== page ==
Fitzhugh's 1854 Sociology for the South asserts that "the competitive system is a system of antagonism and war; ours of peace and fraternity" (25). The North's advocacy of "separate individual action" in its free-market economy is less productive, preventing "that association of labor without which nothing great can be achieved" (25). It is more barbaric and inhumane because "man isolated and individualized is the most helpless of animals" (Fitzhugh, Sociology 25). Like Wilson, Fitzhugh's appeal against northern industry tries to draw sympathy for the exploited woman worker who "fares worst when thrown into this warfare of competition" (Sociology 24). Wilson herself fits Fitzhugh's image of how the woman "and her children are starving, and the employer is growing rich by giving her half what her work is worth" (Sociology 24). The appropriately named Mrs. Hogg is one such figure of greed, gluttony, and economic domination in Our Nig. Fitzhugh locates the evil of northern capitalism in the exploitative self-promotion of free trade. In such a system, he argues, one "takes advantage of the follies, the improvidence and vices of others, and makes his fortune out of the follies and weaknesses of his fellow-men" (Sociology 24-5). Unlike Wilson, his logic rests on the superiority of slavery by contrast to the northern marketplace. But how he arrives at the conclusion that northern capitalism is inherently predatory and anarchic remains the same as Wilson. Like Fitzhugh, Wilson emphasizes the market's dearth of sympathy throughout Our Nig, showing its direct correlation with Frado's suffering, down to the presence of her dog Fido, which, like her other sympathizers, provides a balm she starves for but is neither consistent nor reliable: all her supporters, James, Mrs. Moore, Jane, Jenny, and even her own mother and husband, habitually abandon her, or circumstances-usually associated with money matters-conspire to separate her from them. The cold northern market conditions prevent most of these sympathizers from realizing the full warmth their portrayals suggest is inherent in them and thus keep them from staying with Frado in any permanent capacity.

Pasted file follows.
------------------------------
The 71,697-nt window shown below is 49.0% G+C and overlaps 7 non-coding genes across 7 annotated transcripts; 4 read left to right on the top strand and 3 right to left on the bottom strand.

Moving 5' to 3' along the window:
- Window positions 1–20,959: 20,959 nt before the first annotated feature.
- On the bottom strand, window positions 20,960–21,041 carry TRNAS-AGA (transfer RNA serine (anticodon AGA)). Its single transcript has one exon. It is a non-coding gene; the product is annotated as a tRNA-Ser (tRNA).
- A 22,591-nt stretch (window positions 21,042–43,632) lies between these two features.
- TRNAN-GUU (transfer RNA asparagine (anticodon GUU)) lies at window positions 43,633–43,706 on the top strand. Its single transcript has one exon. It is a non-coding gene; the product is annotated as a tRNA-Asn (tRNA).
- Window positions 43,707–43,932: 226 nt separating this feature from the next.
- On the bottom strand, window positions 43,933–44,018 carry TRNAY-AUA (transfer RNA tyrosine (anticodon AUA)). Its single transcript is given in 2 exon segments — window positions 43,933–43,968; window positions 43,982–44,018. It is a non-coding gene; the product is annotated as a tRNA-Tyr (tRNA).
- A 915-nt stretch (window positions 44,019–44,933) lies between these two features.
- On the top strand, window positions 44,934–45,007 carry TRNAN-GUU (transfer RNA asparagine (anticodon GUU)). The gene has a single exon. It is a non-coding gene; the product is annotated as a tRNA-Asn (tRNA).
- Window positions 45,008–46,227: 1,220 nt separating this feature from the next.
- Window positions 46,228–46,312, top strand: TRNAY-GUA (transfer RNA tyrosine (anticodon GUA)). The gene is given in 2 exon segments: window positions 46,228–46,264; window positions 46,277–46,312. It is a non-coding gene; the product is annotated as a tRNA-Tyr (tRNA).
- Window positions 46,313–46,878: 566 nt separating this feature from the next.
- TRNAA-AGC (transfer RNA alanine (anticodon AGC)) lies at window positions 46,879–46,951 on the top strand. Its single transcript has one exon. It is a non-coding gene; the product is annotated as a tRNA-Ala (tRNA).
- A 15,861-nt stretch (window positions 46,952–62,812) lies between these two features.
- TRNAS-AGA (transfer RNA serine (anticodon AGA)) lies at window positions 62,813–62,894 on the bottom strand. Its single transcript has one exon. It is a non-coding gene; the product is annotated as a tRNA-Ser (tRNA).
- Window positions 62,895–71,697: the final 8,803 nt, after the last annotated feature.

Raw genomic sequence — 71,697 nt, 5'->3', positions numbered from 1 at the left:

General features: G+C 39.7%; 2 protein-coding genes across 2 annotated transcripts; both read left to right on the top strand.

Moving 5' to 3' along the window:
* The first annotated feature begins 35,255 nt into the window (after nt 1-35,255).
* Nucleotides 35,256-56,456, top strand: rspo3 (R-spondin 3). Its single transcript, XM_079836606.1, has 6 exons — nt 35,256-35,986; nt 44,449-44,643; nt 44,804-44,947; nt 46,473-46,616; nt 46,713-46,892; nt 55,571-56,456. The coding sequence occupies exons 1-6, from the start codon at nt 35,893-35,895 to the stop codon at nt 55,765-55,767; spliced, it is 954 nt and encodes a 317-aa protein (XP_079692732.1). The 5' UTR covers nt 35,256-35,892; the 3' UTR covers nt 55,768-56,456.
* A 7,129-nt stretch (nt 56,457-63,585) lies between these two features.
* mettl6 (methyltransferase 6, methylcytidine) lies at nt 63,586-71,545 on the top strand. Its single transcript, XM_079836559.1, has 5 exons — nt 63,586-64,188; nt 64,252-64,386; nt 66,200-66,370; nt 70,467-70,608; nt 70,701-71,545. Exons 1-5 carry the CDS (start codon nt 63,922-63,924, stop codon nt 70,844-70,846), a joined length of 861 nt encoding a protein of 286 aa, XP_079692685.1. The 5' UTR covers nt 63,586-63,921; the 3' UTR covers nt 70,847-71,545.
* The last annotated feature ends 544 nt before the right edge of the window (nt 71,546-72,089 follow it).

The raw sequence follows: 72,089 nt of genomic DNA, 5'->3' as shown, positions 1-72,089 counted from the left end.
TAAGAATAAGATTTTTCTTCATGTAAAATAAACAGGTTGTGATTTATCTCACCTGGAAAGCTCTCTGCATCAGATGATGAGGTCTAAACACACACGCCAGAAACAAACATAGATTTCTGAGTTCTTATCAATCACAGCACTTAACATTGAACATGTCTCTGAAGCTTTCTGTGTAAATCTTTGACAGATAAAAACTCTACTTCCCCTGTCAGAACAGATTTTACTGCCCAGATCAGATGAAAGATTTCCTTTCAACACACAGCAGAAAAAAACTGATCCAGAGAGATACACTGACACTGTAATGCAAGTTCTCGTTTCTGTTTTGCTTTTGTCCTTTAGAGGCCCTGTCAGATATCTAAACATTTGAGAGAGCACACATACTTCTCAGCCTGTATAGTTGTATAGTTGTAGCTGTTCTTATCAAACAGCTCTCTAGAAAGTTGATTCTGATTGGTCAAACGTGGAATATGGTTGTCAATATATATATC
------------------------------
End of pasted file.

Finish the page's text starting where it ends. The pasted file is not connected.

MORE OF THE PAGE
Such a savage world of greed run amok at the expense of human sympathy was a theme proslavery commonly developed into apocalyptic scenes of social disorder. The 1822 Refutation of the Calumnies Circulated against the Southern and Western States Respecting the Institution and Existence of Slavery among Them "by a South-Carolinian" laments labor conditions of the North. The author bashes the free market for the way "one grows rich by the labor of the hundred. The hundred human beings like himself, as wonderfully fashioned by Nature, gifted with the like capacities and equally made for immortality, are sacrificed, body and soul" (Refutation 60). Aside from "being deprived in childhood of all instruction," the workers'
health, physical and moral, is alike destroyed. They die of diseases induced by unremitting task work, by confinement in the impure atmosphere of crowded rooms, by the particles of metallic or vegetable dust which they are continually inhaling, or they live to grow up without decency, without comfort, without hope; without morals, without religion, and without shame; and bring forth SLAVES like themselves to tread in the same path of misery. (Refutation 60)
The "hopelessness and despair" of the industrial worker make for a "life of misery" and a "mockery of humanity" (Refutation 60). Without the social order and cooperation brought about by southern slavery, industrial, working-class slaves like the ones characterized above will proliferate and cause economic chaos, the South Carolinian argues: "Our roads would swarm with paupers, and every wood be infested with banditti [sic]" (Refutation 82).
However hyperbolic, such imagery nonetheless shows a concern for the bleak social consequences of capitalism, thus bearing more in common with Wilson than with the other source of prominent anticapitalist rhetoric at the time issuing from New England. New Englanders were mainly assaulting institutions antithetical to romantic notions of the artist, a project not as relevant to Our Nig as that of the proslavery propagandists since, as Xiomara Santamarina reminds us, "Our Nig refused to reinscribe the exceptionality of the individual whose survival was predicated on the romantic exempting of himself or herself from relevant structures" (99). As such, Wilson is trying to "teach" her "black brethren" (whom she appeals to for aid in the preface) that the servility and dependence of menial labor are not inherent to race, and skills can be learned and used by blacks from within the system for upward mobility-race does not permanently fix one's position on the occupational hierarchy. Wilson's belief that the market holds "possibility," despite its ongoing hardships, situates her efforts and sense of identity, both positive and negative, firmly within economies of labor, unlike romantic renunciations thereof. (Continues...)